Tag: charisma


Assorted anecdotes told with disarming charm

By Jessica Cornish

Big Enough and Ugly Enough follows James McLean’s move from the picturesque Adelaide Hills to the thriving metropolis of Melbourne. Armed with a collection of pieces of junk he dragged down in a box bestowed upon him by his dead grandmother (whose recounted voice somewhat reminded me of Aussie legend Dame Edna!), he tells us witty short stories of his encounters and misdeeds in his new life in Melbourne.

Big Enough and Ugly Enough

It seems that when you’re a newcomer to the streets of Melbourne you can easily fall into all sorts of adventures: fathering a feline, being robbed by men with a preoccupation with their navels, and landing a depressing job in the hospo industry. At least he could afford to live in an apartment alone near a tramline; being in a share house could have bought a whole other series of dramas.

James put on a great hour show: although initially starting out a little wooden and seemingly uncomfortable, he soon eased comfortably into the performance. His depiction of himself is played in a charming ‘no-frills’ way, and felt authentically like the same guy I might then encounter myself on a Melbournian street. Despite seeming a little flustered before starting at the piano, the few songs included were slick and strongly performed with well-articulated lyrics that even the oldies in the very back wooden pews could understand. Similarly his show was well-written and evidently well-rehearsed, as the smoothness of the audio cues and scene transitions relied on his carefully constructed script. I particularly enjoyed the sophisticated use of voice-overs, subtle light changes and multi-character personas adopted in each story snippet. All these elements combined to add more layers to the performance, and worked intelligently in keeping up the pace of the performance and engaging the audience throughout – a challenge which can sometimes prove difficult in one-man shows.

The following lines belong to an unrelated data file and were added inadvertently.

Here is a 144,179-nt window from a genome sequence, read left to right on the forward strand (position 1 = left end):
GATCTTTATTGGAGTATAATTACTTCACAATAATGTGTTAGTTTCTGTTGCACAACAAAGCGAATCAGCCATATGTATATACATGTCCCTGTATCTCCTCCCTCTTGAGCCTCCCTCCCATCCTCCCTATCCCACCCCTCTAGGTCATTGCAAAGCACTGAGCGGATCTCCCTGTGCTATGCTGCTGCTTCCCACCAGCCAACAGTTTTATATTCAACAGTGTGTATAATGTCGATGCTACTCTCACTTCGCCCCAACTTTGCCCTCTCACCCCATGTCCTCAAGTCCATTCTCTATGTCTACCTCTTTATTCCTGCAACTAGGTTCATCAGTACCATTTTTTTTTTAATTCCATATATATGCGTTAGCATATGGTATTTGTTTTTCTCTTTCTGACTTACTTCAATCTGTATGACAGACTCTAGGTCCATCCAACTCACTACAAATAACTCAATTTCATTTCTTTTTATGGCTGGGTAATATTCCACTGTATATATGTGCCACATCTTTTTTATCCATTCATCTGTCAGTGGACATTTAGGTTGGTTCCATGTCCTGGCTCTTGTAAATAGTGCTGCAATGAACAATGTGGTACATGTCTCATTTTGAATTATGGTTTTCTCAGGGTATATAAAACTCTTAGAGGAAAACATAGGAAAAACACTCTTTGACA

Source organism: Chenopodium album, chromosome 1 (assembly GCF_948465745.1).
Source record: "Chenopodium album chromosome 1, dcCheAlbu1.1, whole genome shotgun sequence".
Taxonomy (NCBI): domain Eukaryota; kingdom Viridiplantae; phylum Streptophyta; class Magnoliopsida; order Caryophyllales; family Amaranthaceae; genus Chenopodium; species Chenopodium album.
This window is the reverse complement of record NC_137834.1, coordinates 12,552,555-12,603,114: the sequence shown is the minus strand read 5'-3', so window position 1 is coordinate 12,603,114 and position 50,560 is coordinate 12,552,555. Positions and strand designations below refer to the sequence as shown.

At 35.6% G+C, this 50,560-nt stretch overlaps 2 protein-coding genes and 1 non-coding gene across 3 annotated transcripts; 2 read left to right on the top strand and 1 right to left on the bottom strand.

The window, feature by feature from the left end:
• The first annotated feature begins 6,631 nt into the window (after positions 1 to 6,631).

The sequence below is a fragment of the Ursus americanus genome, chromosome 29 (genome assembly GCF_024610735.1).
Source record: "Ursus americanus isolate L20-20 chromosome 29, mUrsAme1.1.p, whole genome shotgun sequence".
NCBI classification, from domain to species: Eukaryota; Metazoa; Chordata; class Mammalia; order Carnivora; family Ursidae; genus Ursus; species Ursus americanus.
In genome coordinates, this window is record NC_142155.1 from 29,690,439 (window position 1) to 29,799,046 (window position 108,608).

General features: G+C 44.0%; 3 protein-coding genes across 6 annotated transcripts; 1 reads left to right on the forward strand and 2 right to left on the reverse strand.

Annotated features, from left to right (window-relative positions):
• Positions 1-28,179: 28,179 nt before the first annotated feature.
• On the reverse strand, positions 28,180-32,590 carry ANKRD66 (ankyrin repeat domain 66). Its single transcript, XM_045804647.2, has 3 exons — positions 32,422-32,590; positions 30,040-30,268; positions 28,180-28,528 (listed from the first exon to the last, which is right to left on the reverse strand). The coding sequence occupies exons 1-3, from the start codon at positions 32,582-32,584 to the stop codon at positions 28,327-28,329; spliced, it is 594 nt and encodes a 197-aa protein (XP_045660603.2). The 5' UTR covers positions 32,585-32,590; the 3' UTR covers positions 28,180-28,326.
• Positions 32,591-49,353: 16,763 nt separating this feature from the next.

This show however was quirky, funny and charismatic, and his words painted pictures of some great characters you can find milling around the streets of Melbourne, and talked familiarly of iconic Melbourne hot spots such as Fitzroy and St Kilda. James is a loveable guy on stage, and you can’t help but be on his side throughout the whole night: in fact, even my male date for the evening managed to develop a bit of a crush…

Big Enough and Ugly Enough will be performed as part of the 2015 Melbourne Fringe Festival until September 13 at The Butterfly Club, in the prime time-slot of 8:30pm.

Tickets: https://thebutterflyclub.com/show/big-enough-and-ugly-enough

Review: TWO-RING CIRCUS – The Songs of Crowded House

Wonderfully more than a tribute show

By Adam Tonking

The idea of sitting through the greatest hits of Crowded House as not performed by Crowded House may not sound like everyone’s cup of tea – indeed, I’m not sure it sounds like mine.

Thank God then, for Matt Bradshaw and Dominic Italiano of Two-Ring Circus, and for their masterful performance of these oh-so-familiar songs. Bradshaw and Italiano are consummate performers, and they are charming and delightful – plus you can’t deny the appeal of those songs.

Bradshaw and Italiano were inclusive and welcoming from the start – it was like hanging out with your super-awesome friends, who are wickedly talented, while they play their favourite songs with such love and joy. If these aren’t your favourite songs, they may well be by the time Two-Ring Circus are through with you. In between musical numbers they discuss the different aspects of this music that fills them with such passion and admiration, and you can’t help but be swept up by their enthusiasm.

This was clearly a well-honed act that flowed beautifully between heartfelt tribute and just damn entertaining. Bradshaw and Italiano play easily off each other, and off the audience, without any pretension or self-consciousness. Their skills as musicians are impeccable, their voices heart-melting, their guitar-playing breath-taking.

I was particularly impressed by the small details – their use of a loop machine to create a beat was a rather elegant way to get around having no drummer, and their ability to work a microphone (sadly, a rare trait in a lot of performers) left me in no doubt as to the capabilities of these performers.

Bradshaw and Italiano breathe new energy into these oft-played standards, just through their obvious love and respect for the material. Frankly, I can’t imagine enjoying Crowded House more than I did Two-Ring Circus. Run quickly to see tribute done correctly.

Two-Ring Circus – The Songs of Crowded House is on at The Butterfly Club, 204 Bank Street, South Melbourne, from Tuesday 13th March till Sunday 18th March at 8pm Tuesday & Wednesday, 9pm Thursday till Saturday, and 8pm on Sunday.

Book at www.thebutterflyclub.com and do it quick.